The descent is often the most trying part of any alpine day and tired bodies and brains can easily cause accidents. Many descents will involve down climbing intricate ground that can be intimidating and hard to read from above and will certainly require you to keep the rope on. Moving together can be applied in the same way as in ascent, with the front person placing gear to protect the party. This can feel a little weird at first as the second (ie the person at the ‘top’ of the rope) feels very exposed and should therefore be the stronger climber of the pair.
At some point on the descent it may get too steep to down climb safely and then it’s time to go into full-blown abseiling mode. On standard descents from classic routes there will usually be an in situ abseil anchor when it becomes necessary to do so – this will often be a collection of bolts/pegs or a rock spike threaded with an array of tape or cord. Always check the condition of both the tape and the anchors and if in any doubt back the system up with a good nut and replace dodgy old tat with some of your own 7mm cord/abseil tape.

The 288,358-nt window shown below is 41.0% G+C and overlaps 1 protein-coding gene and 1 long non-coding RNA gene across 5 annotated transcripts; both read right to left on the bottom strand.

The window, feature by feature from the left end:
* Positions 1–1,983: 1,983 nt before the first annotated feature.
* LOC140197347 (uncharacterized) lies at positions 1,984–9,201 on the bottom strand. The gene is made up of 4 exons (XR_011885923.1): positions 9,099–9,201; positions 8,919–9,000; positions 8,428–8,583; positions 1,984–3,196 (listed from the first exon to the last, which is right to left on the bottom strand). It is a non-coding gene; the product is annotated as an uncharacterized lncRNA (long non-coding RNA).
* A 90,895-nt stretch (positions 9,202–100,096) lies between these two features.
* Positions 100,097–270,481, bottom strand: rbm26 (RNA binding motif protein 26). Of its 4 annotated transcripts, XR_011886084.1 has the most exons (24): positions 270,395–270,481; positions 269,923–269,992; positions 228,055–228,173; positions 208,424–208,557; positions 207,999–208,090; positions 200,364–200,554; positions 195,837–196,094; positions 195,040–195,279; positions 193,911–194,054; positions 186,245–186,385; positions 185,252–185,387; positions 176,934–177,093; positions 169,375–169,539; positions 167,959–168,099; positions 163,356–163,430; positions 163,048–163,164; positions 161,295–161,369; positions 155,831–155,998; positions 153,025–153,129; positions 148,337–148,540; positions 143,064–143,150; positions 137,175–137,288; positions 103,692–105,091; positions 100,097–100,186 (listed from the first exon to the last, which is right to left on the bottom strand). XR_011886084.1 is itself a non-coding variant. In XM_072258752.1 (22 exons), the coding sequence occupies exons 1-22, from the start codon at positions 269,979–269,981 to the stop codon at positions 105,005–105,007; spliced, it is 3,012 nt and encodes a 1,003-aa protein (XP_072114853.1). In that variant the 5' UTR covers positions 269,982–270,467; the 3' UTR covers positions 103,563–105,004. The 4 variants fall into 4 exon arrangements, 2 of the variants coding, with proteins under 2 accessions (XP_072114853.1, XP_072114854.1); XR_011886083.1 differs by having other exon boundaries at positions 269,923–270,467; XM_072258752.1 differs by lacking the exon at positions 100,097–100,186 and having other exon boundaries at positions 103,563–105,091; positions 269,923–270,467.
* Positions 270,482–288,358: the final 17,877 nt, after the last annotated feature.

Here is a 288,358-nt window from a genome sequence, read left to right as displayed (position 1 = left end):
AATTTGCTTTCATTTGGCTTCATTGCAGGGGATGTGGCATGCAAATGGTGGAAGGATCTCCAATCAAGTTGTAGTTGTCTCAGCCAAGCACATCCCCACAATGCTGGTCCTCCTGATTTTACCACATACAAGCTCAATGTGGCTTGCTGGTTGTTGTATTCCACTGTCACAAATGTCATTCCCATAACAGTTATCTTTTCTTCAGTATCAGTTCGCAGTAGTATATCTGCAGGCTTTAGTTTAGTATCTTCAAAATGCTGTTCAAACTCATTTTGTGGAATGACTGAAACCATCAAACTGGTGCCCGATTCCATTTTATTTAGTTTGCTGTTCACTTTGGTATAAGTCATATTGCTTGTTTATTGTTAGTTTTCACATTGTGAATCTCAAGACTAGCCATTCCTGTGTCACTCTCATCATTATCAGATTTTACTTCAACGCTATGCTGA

It’s crucial to have a clean, efficient and speedy system in place in the UK before you head to the Alps as sometimes a descent may involve many abseils. Using a French prussik to back up your abseil device and having a clear communication system are all part of the deal and will ultimately save your life one day.
Good practice in the Alps is to have a sense of urgency and to be alert. From the loose rock underfoot, to the change of weather on the horizon and the deteriorating conditions of the snow – a good alpinist will be evaluating everything that affects the ascent, anticipate problems and avoid any time wasting.
Good luck out there!
This has been a whistle stop tour through the many areas of knowledge you should be seeking to develop as an alpinist. It can’t be exhaustive in a single article but it has hopefully highlighted some important points and survival skills that we teach on our alpine mountaineering courses. If on your next Alpine trip things don’t go your way and despondency sets in, remember that there is no such thing as wasted time in the mountains – the learning process is constant and experience is often hard won. Also remember that curious alpine reward of retrospective pleasure. As an alpinist you will undoubtedly suffer, but back down in the valley, face burnt and legs weak, it will all have been worth it and more.